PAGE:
Target ticket time for dinner service was 15-18 minutes. One measurement of 150 dinner tickets showed 72% (108 tickets) were more than 18 minutes. In fact, there were more tickets at 20 minutes and up than there were at 18.

They measured everything. Some 41% of delayed tickets had at least one item passing through the restaurant’s hearth oven—as opposed to 24% through the grill, 17% through the fry station and 13% through the sauté station. It was important to pin that down. By sales mix, the seafood casserole, cooked in the hearth, accounted for 17% of all delayed tickets. Baked scrod was next, at 13%.

So now, Legal Sea Foods knew what to look at. It was important to sort because a customer’s order would assemble from multiple stations. So which items were causing the delay? One of the big takeaways, Vellante says, was that it’s important to know motion does *not* equal work.

“We noticed the cooks were leaving the line to replenish their stations, looking for utensils and food items to make the dishes. They were busy chasing down items they needed, but none of that wasted motion equaled valued work. Reallocating existing labor to assign one person to replenish all stations solved that.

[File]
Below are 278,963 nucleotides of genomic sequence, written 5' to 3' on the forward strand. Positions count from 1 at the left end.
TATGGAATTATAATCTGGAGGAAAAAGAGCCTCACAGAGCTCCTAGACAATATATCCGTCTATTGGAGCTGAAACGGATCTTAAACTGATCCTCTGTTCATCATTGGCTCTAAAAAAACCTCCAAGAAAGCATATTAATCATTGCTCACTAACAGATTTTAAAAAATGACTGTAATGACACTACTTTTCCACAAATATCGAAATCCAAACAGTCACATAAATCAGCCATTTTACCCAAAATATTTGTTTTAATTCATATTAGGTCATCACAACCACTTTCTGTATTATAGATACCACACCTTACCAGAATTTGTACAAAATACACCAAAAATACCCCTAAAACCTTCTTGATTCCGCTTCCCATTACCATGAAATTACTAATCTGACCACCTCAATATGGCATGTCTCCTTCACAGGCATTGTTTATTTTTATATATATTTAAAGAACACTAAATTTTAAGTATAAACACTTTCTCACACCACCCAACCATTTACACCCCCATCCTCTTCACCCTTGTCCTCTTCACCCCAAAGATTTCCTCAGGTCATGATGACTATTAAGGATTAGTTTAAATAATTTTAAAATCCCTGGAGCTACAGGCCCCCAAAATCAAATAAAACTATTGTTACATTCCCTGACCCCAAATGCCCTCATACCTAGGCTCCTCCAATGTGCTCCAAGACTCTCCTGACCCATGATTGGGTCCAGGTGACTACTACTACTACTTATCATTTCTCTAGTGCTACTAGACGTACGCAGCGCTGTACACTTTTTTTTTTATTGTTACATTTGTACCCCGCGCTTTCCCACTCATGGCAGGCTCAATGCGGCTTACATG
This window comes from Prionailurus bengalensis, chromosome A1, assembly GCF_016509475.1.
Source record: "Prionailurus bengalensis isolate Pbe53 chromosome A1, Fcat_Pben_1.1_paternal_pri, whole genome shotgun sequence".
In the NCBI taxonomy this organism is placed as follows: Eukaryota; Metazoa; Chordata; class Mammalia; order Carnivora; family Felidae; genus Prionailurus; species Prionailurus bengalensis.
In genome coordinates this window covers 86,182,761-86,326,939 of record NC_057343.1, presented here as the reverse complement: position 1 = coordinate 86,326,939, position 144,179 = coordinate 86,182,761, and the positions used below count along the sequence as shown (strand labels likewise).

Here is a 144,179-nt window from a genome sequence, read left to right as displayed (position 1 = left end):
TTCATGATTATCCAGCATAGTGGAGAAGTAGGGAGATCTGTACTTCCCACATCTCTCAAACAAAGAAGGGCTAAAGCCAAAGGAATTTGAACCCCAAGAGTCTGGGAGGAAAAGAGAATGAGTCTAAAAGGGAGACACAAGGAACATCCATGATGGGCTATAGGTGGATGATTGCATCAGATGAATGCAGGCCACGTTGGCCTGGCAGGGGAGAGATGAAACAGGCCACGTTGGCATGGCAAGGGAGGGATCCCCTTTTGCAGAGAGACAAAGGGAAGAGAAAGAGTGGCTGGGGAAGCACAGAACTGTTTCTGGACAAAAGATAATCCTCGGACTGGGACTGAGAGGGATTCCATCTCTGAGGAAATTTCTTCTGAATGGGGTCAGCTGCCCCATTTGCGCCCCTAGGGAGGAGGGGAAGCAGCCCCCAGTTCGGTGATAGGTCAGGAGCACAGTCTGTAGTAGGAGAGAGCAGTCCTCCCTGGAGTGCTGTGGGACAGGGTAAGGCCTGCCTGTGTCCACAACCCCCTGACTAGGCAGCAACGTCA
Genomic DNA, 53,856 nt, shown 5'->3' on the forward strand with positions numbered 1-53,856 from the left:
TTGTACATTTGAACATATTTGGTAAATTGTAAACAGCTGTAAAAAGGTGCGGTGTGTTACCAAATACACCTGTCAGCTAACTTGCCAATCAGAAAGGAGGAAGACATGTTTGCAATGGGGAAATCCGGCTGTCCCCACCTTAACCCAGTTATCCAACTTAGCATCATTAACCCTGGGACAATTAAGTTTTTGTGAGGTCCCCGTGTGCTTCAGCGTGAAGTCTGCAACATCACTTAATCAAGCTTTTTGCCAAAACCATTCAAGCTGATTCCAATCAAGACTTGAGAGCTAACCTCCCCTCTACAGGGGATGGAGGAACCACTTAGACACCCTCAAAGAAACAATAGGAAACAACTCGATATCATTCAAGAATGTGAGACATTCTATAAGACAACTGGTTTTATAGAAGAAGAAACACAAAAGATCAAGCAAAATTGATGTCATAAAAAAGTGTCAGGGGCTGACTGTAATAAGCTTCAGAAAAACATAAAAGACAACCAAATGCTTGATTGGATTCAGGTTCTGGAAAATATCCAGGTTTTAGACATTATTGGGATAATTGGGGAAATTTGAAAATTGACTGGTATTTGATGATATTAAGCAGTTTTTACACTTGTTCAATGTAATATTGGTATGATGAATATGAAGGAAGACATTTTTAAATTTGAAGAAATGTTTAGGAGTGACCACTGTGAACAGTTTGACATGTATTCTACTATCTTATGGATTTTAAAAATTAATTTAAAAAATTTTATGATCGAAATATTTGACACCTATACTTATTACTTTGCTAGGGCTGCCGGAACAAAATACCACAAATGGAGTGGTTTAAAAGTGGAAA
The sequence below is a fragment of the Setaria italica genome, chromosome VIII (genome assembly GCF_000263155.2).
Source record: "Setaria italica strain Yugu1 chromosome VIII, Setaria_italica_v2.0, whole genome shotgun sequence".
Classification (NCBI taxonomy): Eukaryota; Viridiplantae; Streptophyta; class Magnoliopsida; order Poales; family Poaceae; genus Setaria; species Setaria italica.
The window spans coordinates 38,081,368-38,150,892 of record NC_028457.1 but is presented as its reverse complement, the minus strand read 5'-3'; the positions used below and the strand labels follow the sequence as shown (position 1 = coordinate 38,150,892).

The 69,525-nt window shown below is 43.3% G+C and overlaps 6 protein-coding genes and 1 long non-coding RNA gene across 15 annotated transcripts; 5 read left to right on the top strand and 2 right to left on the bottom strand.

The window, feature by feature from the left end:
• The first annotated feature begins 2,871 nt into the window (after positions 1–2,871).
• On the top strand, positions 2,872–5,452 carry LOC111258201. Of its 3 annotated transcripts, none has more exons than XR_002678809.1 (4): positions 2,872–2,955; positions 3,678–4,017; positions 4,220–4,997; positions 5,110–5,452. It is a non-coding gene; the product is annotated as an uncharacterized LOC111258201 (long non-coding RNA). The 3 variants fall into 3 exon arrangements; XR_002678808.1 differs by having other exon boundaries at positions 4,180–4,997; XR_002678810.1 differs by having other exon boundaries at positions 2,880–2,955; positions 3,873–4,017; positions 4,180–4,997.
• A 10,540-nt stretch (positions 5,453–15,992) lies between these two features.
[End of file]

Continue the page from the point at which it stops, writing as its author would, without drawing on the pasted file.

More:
“And the complication of the seafood casserole was that it required too many steps for one cook to make it correctly and keep up with the workload of the station. We would make five orders or more every hour based on demand. When we watched what was required to make the dish—12 different ingredients, 10 steps, in and out of the oven twice—we decided to simplify, rearrange and eliminate different steps.

“Over time we set up a new system whereby another individual could fully build a seafood casserole for the oven cook and supply it for him. Therefore, instead of 10 steps, a cook now had two—put the casserole in the oven and then take it out.”

Smaller Equipment, Smaller Footprints
One other area that came up for discussion during the MUFES session was equipment and footprint. Both Howell and Vellante are proponents of smaller equipment, smaller storage and smaller spaces where possible.

“I believe that in many kitchen scenarios, the equipment is too immobile and large,” Vellante says. “I have learned through using [smaller speed ovens] and mobile countertop induction tops that you can handle high-volume customer demand in a smaller footprint. They enable us to operate more in a continuous flow, just-in-time way, which reduces the need for large pieces of equipment, hoods, overall storage, etc.

“I’m also a believer in more frequent deliveries,” he adds. They reduce inventory, keep product quality high, reduce the chance of waste and reduce your need for large, cold and ambient storage spaces. “Frequent deliveries also reduce time counting inventory, provide a safer environment for employees (less heavy lifting), help with safety issues (boxes stacked too high or blocking egress), and also can reduce the number of people focused on non-essential work. It allows you to manage the value-creating work, because there is less inventory and ‘stuff’ to deal with.”